Njideka Akunyili Crosby’s impressive solo exhibition at David Zwirner Gallery

Janyce Denise Glasper sees an exhibit by Njideka Akunyili Crosby in New York at David Zwirner Gallery. The artist, whose paintings are loosely autobiographical, includes Xerox transfer images added on, which create a surreality and veiling. Of the artist's complex technique, Glasper says, "She is simultaneously generous and giving yet mysterious and protective." The exhibition ends tomorrow (Oct. 28, 2023), with gallery hours from 10AM - 6 PM. Run over and catch it!

A colorful painting shows a Black woman in a multi-patterned dress holding a baby in her lap. She is smiling like the Mona Lisa and looking directly at you, and the baby looks out of the picture to the right.
Njideka Akunyili Crosby. “Still You Bloom in This Land of No Gardens,” 2021, Detail. acrylic, colored pencil, collage, and transfers on paper, 95 7/8” x 108”. Photo by the author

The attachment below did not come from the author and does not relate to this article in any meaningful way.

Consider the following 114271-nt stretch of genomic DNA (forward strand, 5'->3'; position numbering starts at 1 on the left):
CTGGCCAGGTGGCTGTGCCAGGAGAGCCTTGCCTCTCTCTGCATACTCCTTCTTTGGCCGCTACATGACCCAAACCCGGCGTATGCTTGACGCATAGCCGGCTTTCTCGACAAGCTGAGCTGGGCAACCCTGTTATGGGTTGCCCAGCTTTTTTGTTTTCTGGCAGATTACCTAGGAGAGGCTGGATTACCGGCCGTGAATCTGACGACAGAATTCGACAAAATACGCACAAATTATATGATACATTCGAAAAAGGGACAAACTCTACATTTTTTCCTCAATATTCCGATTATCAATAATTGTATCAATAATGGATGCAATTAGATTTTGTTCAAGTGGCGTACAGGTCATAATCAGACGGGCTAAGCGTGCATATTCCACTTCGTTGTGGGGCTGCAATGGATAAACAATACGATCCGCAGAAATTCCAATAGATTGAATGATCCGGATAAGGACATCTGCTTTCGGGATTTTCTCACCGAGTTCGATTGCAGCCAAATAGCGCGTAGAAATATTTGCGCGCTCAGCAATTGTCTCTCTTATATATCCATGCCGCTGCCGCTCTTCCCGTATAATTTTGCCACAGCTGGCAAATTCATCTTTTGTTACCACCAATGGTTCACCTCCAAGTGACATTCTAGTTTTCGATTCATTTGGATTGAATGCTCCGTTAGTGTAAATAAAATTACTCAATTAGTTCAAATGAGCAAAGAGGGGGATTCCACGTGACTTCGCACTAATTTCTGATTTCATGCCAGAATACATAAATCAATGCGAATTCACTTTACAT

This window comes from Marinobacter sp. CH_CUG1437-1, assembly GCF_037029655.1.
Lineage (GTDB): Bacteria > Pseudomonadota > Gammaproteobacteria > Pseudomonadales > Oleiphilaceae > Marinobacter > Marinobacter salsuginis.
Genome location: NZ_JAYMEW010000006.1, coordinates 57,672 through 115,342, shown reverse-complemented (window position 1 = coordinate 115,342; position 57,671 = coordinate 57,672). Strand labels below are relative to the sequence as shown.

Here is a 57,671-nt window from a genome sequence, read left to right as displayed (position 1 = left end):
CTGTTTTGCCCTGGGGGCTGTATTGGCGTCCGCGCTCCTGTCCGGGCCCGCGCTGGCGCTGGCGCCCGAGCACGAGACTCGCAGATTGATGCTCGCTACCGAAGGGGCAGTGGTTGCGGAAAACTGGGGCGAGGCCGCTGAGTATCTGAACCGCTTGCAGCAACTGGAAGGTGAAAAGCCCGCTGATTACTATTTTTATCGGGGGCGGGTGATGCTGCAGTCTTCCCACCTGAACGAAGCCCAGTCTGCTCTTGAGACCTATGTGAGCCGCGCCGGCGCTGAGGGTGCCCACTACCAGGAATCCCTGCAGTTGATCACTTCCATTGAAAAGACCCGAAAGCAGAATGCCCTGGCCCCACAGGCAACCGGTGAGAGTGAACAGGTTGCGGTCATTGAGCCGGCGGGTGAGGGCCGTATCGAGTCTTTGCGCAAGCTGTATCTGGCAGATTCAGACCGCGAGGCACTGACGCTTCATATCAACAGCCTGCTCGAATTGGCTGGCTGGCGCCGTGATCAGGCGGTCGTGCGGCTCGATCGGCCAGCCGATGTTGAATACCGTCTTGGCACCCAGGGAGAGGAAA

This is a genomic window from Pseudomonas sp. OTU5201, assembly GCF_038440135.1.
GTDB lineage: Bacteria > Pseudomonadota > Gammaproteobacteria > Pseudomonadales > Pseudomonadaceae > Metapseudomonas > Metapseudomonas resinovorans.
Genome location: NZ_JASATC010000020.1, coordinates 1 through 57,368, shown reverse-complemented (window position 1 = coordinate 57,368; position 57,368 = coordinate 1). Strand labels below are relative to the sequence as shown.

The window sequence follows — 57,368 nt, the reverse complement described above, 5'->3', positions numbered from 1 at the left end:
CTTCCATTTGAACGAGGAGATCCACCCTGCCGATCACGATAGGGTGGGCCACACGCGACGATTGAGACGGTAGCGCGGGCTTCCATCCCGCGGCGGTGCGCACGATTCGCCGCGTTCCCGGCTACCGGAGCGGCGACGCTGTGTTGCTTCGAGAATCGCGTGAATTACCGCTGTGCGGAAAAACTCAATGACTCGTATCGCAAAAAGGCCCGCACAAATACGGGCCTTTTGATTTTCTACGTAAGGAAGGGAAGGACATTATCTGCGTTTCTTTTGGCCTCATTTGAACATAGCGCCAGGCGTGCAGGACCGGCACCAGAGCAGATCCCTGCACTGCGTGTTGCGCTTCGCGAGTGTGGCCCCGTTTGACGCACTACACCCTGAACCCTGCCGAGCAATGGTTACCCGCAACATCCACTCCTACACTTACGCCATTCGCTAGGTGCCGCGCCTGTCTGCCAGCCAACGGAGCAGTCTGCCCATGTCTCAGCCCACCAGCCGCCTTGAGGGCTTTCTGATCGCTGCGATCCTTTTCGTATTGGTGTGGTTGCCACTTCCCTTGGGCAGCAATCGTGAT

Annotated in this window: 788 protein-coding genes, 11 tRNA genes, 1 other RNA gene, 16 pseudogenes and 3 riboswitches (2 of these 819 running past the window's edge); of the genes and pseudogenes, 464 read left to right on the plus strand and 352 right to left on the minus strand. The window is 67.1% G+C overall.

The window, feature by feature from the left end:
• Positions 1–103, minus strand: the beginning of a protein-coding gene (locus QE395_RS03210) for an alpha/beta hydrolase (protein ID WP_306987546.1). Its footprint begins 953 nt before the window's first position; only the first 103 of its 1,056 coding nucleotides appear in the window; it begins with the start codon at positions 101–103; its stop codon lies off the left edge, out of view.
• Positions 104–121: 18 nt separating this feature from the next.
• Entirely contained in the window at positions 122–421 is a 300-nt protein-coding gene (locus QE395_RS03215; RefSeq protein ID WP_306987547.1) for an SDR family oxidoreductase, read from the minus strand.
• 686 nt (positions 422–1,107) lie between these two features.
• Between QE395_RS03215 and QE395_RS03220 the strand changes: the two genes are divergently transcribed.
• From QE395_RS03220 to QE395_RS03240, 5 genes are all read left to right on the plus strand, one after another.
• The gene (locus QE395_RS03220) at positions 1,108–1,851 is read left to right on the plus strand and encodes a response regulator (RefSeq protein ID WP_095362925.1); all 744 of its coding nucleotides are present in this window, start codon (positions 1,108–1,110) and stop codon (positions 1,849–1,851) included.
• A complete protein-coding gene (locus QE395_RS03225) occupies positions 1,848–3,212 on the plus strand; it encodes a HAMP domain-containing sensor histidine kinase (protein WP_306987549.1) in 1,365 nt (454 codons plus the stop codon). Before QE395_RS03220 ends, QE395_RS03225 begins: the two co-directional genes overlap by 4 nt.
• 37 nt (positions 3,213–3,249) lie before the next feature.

I had always wanted to move to Philadelphia — the catalyst strongly ignited by that first virtual sight of Njideka Akunyili Crosby’s impressive work on the Pennsylvania Academy of the Fine Arts website. While I lived there from 2013-2019, the artist became a great enigma to study, contemporary books placing her refreshing voice among painters such as Kehinde Wiley and Kerry James Marshall. I would see a singular physical piece here or there— Philly or Harlem— with a desire to see more from someone clutching Nigerian in one hand while grasping Americana in the other. Five years ago, fate (under the guise of the problematic Greyhound bus) robbed my dreams of a room full of her mixed media paintings at the Baltimore Museum of Art, by failing to get me to the show before it closed. It took forever to recover from that devastating loss.